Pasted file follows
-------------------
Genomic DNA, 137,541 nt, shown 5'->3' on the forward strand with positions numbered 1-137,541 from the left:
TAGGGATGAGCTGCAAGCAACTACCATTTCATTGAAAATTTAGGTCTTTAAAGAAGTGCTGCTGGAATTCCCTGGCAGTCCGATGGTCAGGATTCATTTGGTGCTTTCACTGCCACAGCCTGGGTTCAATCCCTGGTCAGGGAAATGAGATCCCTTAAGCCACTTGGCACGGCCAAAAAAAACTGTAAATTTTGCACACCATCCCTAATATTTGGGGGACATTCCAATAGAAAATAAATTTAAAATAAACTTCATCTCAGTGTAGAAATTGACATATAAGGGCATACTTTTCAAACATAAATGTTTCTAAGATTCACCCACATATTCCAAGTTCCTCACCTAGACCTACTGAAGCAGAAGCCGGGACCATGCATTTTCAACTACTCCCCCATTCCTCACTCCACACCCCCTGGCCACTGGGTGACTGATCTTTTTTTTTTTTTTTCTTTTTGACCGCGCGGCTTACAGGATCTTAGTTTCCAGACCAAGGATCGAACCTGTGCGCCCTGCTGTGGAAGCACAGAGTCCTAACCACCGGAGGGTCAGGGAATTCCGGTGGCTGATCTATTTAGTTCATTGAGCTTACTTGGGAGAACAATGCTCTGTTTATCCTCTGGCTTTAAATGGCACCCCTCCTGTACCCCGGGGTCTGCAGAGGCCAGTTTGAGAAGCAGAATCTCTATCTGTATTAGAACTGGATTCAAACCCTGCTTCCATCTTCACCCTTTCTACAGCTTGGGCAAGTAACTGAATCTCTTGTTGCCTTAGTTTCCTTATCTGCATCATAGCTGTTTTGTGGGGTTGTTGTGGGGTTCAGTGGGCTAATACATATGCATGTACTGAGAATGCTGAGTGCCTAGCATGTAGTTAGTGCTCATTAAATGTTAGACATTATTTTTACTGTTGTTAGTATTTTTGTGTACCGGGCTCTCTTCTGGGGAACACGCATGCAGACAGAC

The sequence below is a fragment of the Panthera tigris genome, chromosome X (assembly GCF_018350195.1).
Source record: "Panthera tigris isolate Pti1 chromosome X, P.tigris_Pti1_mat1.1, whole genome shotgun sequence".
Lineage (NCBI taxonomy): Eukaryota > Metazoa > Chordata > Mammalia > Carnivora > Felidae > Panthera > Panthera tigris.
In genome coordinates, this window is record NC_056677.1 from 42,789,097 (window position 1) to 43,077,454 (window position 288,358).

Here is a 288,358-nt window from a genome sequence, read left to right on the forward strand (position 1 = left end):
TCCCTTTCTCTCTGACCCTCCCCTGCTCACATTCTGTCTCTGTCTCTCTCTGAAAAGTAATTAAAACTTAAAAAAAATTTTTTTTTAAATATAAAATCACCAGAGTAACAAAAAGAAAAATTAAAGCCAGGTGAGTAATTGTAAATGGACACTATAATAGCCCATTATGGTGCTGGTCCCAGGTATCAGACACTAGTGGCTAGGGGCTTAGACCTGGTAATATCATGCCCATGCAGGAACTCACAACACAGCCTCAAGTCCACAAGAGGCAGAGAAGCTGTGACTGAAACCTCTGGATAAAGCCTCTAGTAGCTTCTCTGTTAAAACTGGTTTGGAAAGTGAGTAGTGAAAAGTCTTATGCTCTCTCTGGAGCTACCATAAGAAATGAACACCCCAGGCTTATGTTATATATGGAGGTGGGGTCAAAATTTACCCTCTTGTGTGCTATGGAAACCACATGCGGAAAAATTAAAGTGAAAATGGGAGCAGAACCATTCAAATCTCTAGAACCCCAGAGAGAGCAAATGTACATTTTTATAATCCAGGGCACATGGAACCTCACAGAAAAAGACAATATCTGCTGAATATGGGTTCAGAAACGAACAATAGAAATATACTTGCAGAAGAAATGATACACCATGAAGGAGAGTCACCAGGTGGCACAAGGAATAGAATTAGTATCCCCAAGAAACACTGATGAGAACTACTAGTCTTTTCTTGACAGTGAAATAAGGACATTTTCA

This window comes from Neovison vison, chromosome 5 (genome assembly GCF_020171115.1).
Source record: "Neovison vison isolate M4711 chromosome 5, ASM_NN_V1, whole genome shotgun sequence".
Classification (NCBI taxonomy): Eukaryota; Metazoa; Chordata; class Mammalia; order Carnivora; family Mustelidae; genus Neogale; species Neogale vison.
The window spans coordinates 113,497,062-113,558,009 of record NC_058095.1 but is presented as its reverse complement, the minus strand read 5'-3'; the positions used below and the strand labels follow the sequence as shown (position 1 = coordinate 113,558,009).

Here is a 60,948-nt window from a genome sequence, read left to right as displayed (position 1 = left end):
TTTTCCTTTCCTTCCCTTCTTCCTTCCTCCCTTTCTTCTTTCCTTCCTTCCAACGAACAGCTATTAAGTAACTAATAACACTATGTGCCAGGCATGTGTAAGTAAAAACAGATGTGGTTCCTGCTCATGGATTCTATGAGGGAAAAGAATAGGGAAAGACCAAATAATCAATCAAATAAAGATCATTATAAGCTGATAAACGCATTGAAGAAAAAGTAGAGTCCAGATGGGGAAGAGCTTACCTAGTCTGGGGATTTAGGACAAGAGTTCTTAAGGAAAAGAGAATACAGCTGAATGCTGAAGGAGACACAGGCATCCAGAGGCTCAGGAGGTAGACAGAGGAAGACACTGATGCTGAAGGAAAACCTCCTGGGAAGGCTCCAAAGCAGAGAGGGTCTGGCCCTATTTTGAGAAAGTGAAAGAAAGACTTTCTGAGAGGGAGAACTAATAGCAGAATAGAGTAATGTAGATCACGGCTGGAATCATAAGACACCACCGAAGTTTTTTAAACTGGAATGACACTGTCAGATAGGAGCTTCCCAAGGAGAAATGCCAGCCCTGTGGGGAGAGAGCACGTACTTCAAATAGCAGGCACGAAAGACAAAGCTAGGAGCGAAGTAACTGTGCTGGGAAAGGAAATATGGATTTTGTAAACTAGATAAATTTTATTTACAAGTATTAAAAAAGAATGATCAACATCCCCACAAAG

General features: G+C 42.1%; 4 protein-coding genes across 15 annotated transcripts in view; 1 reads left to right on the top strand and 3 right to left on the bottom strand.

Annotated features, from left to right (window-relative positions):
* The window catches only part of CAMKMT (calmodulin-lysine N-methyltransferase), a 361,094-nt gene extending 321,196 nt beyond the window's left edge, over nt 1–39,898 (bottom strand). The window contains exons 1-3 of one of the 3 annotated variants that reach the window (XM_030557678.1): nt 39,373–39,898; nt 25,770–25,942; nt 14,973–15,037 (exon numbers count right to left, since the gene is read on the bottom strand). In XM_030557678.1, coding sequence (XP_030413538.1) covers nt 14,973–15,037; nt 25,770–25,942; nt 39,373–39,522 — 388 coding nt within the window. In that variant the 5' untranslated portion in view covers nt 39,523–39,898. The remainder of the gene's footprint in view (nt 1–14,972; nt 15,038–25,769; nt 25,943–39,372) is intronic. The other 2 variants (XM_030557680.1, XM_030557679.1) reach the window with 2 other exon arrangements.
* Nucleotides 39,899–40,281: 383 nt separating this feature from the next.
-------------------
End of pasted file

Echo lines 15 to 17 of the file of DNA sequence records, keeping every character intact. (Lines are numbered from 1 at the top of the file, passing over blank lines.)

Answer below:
General features: G+C 42.1%; 4 protein-coding genes across 15 annotated transcripts in view; 1 reads left to right on the top strand and 3 right to left on the bottom strand.

Annotated features, from left to right (window-relative positions):
* The window catches only part of CAMKMT (calmodulin-lysine N-methyltransferase), a 361,094-nt gene extending 321,196 nt beyond the window's left edge, over nt 1–39,898 (bottom strand). The window contains exons 1-3 of one of the 3 annotated variants that reach the window (XM_030557678.1): nt 39,373–39,898; nt 25,770–25,942; nt 14,973–15,037 (exon numbers count right to left, since the gene is read on the bottom strand). In XM_030557678.1, coding sequence (XP_030413538.1) covers nt 14,973–15,037; nt 25,770–25,942; nt 39,373–39,522 — 388 coding nt within the window. In that variant the 5' untranslated portion in view covers nt 39,523–39,898. The remainder of the gene's footprint in view (nt 1–14,972; nt 15,038–25,769; nt 25,943–39,372) is intronic. The other 2 variants (XM_030557680.1, XM_030557679.1) reach the window with 2 other exon arrangements.